The Prayer (v. 39-46)

After the final meal, the disciples and Jesus make their way back to the Mount of Olives, where Jesus has been spending each night.  Yet, tonight would not be a night of rest and He tells them to spend this time in prayer.  Look at verses 39-40.  They should be praying, but as Luke tells us, they once again miss the moment and fall asleep (v. 45).  Jesus, however, spends this time in prayer.  Look at verse 41.  What will Jesus pray as He faces the cross?  Look at verse 42.  Jesus asks the Father to remove the cup if it is possible.  What cup is Jesus talking about?  In the Old Testament (see Psalm 11:6, Isaiah 51:17, Ezekiel 23:33), the cup refers to the wrath of God.  Jesus is praying that if there is any way to redeem the Church without His facing the wrath of His father, then so be it.  We see in this His humanity.  We also see a clear glimpse into what actually takes place at Calvary. 

Jesus is not just struggling because of physical death.  He is in anguish because He is about to face the worst death that has ever been endured, namely death under the weight of Godís righteous wrath against sin.  This is why Jesus struggles so mightily.  Look at verses 43-44.  Jesus knew what was coming.  He knew that He would have to face the just punishment for our sins, Godís wrath.  And He knew just how terrible that would be.  Think about the worst possible death that you can imagine: drowning, burning, being buried alive.  Now multiply that infinitely and you will begin to get a glimpse of what Jesus faced.  Jesus would be made sin for you and would take the judgment that your sins deserve (2 Corinthians 5:21).  It is this weight that drove Him to His knees in the Garden.  So what does this say about our Saviorís love for us?  How rich and deep and fierce is His love for the Church?  He died the worst death ever to make you His own.  What amazing love!  When He arose from prayer, He set His face to drink down the cup of Godís wrath for you.  Look at verses 45-46.  He was ready to face His betrayer.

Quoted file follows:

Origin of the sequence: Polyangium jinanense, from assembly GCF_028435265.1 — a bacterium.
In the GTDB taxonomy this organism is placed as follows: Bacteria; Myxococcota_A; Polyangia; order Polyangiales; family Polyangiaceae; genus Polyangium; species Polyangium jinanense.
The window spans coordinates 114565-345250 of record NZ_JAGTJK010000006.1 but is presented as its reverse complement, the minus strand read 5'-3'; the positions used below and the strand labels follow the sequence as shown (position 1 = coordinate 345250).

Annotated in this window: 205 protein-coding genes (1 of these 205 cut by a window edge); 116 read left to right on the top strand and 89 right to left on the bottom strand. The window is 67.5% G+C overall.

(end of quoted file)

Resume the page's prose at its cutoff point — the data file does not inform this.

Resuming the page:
The Betrayal (v. 47-53)